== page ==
I grew up in the church and prayed the sinner's prayer at least a dozen times between age six and sixth grade. As someone who grew up in the church, I'm sure I'm not alone in wondering how much my life has been shaped by my parents' religion. With a different upbringing, I might have gravitated toward other friends and activities.
I confess I have sinned against you in thought, word and deed;
By what I have done and by what I have left undone.
I have not loved you with my whole heart.
I have not loved my neighbor as my self.
Last week, the Archbishop of Canterbury, Justin Welby (pictured middle above), laid the mass murders of Christians at the feet of same-gender married couples and Americans:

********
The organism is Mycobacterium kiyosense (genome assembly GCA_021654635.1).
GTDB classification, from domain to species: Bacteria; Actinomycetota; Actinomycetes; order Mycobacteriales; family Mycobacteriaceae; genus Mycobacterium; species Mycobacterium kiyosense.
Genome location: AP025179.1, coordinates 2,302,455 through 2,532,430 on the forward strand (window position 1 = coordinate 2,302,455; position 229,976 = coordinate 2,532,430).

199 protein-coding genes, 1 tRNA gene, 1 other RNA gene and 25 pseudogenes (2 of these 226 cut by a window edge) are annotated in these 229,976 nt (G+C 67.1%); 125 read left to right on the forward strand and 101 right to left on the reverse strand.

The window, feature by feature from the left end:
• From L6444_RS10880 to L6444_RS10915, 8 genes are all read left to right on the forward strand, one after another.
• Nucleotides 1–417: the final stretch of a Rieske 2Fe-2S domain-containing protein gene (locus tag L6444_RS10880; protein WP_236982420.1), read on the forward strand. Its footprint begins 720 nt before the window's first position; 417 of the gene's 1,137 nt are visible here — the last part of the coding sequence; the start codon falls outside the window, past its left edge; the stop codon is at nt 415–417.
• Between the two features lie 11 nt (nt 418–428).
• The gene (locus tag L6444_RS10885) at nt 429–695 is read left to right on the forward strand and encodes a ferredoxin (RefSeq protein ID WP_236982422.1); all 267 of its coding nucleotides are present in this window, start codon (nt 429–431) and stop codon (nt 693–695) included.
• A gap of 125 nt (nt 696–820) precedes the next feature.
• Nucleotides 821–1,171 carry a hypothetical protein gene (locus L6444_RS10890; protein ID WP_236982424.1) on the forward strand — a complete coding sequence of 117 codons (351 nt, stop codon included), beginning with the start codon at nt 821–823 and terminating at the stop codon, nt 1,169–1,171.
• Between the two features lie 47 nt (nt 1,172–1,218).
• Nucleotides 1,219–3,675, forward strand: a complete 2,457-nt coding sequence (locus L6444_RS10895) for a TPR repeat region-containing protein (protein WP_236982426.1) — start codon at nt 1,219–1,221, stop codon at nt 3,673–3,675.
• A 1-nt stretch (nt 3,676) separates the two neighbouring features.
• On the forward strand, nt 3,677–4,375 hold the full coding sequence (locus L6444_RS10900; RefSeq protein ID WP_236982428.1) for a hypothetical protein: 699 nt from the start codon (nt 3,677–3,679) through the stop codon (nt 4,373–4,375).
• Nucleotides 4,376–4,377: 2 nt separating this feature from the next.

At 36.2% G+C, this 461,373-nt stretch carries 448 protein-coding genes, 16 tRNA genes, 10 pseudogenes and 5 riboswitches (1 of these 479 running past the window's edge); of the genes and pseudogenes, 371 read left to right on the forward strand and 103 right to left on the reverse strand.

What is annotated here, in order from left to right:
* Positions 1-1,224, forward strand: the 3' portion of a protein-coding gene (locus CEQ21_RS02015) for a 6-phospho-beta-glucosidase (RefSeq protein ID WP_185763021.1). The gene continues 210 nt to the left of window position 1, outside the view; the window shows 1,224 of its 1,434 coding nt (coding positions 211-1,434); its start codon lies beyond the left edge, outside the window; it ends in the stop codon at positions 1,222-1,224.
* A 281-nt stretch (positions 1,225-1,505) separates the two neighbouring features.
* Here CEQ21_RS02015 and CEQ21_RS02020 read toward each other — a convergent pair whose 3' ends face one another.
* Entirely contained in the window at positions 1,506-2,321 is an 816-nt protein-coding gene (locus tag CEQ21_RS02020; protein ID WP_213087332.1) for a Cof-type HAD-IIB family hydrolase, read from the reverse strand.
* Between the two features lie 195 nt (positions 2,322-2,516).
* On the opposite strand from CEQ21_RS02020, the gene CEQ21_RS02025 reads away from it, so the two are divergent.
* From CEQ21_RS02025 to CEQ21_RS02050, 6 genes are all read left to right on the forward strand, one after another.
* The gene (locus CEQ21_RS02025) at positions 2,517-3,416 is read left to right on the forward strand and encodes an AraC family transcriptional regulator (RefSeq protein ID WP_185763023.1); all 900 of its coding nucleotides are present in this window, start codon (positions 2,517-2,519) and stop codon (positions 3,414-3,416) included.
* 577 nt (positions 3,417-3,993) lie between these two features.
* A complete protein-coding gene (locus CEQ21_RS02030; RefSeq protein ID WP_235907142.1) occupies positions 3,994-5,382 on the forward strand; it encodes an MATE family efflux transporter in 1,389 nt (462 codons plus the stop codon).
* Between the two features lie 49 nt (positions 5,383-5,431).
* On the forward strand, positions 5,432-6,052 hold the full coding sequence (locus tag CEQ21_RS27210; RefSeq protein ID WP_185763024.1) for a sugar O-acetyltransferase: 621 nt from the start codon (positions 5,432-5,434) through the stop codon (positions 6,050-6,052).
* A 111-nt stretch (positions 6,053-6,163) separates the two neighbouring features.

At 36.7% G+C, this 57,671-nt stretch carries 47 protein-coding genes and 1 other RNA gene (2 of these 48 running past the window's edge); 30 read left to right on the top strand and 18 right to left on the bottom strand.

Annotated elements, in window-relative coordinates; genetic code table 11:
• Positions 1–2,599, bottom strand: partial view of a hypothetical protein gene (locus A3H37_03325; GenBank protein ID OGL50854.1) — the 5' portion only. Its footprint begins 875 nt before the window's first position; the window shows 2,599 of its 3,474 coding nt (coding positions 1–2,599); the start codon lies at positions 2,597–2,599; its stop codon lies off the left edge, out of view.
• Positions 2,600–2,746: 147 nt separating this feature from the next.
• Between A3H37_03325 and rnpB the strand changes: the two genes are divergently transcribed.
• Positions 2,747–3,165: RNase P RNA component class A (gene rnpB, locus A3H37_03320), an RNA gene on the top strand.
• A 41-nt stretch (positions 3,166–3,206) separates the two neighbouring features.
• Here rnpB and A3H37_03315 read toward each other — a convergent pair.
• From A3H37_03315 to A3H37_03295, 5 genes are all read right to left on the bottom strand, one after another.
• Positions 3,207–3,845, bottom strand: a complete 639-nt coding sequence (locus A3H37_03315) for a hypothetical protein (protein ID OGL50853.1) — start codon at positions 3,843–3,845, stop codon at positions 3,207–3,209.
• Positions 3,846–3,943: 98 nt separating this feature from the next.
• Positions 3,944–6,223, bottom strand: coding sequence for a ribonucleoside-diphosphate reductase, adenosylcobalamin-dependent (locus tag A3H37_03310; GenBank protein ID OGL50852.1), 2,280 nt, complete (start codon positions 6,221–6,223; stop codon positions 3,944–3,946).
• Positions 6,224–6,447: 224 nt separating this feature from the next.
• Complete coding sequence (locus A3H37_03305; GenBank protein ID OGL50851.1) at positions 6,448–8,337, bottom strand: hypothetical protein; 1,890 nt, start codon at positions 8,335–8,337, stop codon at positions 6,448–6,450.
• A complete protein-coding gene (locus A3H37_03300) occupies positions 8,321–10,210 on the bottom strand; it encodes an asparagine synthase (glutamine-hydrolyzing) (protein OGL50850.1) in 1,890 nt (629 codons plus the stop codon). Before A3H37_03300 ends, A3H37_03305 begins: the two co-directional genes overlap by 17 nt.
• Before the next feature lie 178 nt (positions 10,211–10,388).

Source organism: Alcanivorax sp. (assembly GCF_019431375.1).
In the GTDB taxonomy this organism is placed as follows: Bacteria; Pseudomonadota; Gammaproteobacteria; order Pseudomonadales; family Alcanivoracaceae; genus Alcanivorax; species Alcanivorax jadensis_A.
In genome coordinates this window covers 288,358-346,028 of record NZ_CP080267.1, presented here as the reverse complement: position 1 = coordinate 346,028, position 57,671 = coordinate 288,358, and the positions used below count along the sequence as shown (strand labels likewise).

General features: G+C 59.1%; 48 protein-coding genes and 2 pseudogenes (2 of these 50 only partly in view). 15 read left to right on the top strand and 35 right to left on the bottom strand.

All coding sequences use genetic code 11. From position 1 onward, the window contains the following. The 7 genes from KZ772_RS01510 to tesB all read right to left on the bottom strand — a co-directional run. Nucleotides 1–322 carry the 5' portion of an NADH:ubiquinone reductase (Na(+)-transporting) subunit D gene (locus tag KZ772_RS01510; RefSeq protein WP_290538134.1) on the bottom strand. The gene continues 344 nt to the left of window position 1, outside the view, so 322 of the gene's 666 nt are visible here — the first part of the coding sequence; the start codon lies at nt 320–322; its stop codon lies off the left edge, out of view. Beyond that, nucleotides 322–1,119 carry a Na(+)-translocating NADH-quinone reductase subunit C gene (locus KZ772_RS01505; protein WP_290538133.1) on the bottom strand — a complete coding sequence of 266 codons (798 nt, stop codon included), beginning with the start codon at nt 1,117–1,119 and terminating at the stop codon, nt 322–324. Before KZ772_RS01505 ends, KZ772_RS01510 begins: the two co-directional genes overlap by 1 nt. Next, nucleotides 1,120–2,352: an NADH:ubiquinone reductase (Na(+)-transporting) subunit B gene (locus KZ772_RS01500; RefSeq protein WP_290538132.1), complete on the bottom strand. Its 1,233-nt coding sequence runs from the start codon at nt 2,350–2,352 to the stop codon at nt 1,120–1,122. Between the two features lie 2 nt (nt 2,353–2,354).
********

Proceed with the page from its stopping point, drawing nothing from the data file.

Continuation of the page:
Until recently, I had never really thought about being straight—if you asked me who I was, I would tell you I was someone who adored books, talked a lot, wanted to move to Europe, and enjoyed gourmet cooking long before I even thought to mention that I liked boys.
I experience straight privilege—I am allowed to have a life, not a "lifestyle."
I remember a conversation I had soon after I left the monastery. I'd been a monk in a Roman Catholic religious order for a few years, and once I was back in the real world, a family member asked me what I wanted to do with my life. “I guess I’d like to be a writer,” I told him. “That’s wonderful, great to hear it! So what are you going to do about money in the mean time?”
Despite their denomination's policy against gays and lesbians, people of faith from all over California and neighboring states will be celebrating a "Season of Love" this coming May—a call for acts of love and support for full inclusion of lesbian, gay, bisexual, transgender, and queer people in The United Methodist Church.